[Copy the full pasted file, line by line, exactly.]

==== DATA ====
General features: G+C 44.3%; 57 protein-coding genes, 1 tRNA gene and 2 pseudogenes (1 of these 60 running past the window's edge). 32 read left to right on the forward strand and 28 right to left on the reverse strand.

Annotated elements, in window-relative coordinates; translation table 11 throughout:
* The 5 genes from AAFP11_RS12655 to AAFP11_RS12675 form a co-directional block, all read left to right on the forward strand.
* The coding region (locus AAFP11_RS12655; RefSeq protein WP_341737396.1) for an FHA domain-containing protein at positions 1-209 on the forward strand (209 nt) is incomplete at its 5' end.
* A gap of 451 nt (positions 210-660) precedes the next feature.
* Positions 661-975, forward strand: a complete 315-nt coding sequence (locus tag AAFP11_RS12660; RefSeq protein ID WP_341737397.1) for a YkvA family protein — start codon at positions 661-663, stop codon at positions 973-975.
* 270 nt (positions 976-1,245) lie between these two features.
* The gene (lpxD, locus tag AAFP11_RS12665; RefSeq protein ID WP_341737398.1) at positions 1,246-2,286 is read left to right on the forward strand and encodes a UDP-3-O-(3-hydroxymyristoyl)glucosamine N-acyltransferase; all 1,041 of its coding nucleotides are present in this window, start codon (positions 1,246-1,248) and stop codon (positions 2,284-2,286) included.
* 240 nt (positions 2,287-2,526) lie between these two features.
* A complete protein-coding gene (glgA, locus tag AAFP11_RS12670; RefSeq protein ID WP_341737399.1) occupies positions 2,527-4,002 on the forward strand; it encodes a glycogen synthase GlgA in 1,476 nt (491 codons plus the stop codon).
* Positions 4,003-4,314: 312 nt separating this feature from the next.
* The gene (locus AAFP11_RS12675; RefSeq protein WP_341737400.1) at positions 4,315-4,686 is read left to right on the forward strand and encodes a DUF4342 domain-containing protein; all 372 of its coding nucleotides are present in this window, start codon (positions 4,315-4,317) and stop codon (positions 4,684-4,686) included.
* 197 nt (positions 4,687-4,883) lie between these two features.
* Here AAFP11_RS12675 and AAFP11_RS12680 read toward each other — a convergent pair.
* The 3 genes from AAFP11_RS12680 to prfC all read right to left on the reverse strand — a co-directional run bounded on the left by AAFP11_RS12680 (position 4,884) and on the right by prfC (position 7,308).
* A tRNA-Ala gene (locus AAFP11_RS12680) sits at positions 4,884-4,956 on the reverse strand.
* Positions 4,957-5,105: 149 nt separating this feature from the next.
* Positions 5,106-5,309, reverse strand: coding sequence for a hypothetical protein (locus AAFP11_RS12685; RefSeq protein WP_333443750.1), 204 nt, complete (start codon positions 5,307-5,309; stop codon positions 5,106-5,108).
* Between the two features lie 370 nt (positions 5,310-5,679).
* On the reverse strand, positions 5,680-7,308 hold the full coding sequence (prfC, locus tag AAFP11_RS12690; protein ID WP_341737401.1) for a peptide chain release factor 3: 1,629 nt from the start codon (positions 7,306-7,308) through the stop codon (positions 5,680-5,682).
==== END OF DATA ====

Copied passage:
General features: G+C 44.3%; 57 protein-coding genes, 1 tRNA gene and 2 pseudogenes (1 of these 60 running past the window's edge). 32 read left to right on the forward strand and 28 right to left on the reverse strand.

Annotated elements, in window-relative coordinates; translation table 11 throughout:
* The 5 genes from AAFP11_RS12655 to AAFP11_RS12675 form a co-directional block, all read left to right on the forward strand.
* The coding region (locus AAFP11_RS12655; RefSeq protein WP_341737396.1) for an FHA domain-containing protein at positions 1-209 on the forward strand (209 nt) is incomplete at its 5' end.
* A gap of 451 nt (positions 210-660) precedes the next feature.
* Positions 661-975, forward strand: a complete 315-nt coding sequence (locus tag AAFP11_RS12660; RefSeq protein ID WP_341737397.1) for a YkvA family protein — start codon at positions 661-663, stop codon at positions 973-975.
* 270 nt (positions 976-1,245) lie between these two features.
* The gene (lpxD, locus tag AAFP11_RS12665; RefSeq protein ID WP_341737398.1) at positions 1,246-2,286 is read left to right on the forward strand and encodes a UDP-3-O-(3-hydroxymyristoyl)glucosamine N-acyltransferase; all 1,041 of its coding nucleotides are present in this window, start codon (positions 1,246-1,248) and stop codon (positions 2,284-2,286) included.
* 240 nt (positions 2,287-2,526) lie between these two features.
* A complete protein-coding gene (glgA, locus tag AAFP11_RS12670; RefSeq protein ID WP_341737399.1) occupies positions 2,527-4,002 on the forward strand; it encodes a glycogen synthase GlgA in 1,476 nt (491 codons plus the stop codon).
* Positions 4,003-4,314: 312 nt separating this feature from the next.
* The gene (locus AAFP11_RS12675; RefSeq protein WP_341737400.1) at positions 4,315-4,686 is read left to right on the forward strand and encodes a DUF4342 domain-containing protein; all 372 of its coding nucleotides are present in this window, start codon (positions 4,315-4,317) and stop codon (positions 4,684-4,686) included.
* 197 nt (positions 4,687-4,883) lie between these two features.
* Here AAFP11_RS12675 and AAFP11_RS12680 read toward each other — a convergent pair.
* The 3 genes from AAFP11_RS12680 to prfC all read right to left on the reverse strand — a co-directional run bounded on the left by AAFP11_RS12680 (position 4,884) and on the right by prfC (position 7,308).
* A tRNA-Ala gene (locus AAFP11_RS12680) sits at positions 4,884-4,956 on the reverse strand.
* Positions 4,957-5,105: 149 nt separating this feature from the next.
* Positions 5,106-5,309, reverse strand: coding sequence for a hypothetical protein (locus AAFP11_RS12685; RefSeq protein WP_333443750.1), 204 nt, complete (start codon positions 5,307-5,309; stop codon positions 5,106-5,108).
* Between the two features lie 370 nt (positions 5,310-5,679).
* On the reverse strand, positions 5,680-7,308 hold the full coding sequence (prfC, locus tag AAFP11_RS12690; protein ID WP_341737401.1) for a peptide chain release factor 3: 1,629 nt from the start codon (positions 7,306-7,308) through the stop codon (positions 5,680-5,682).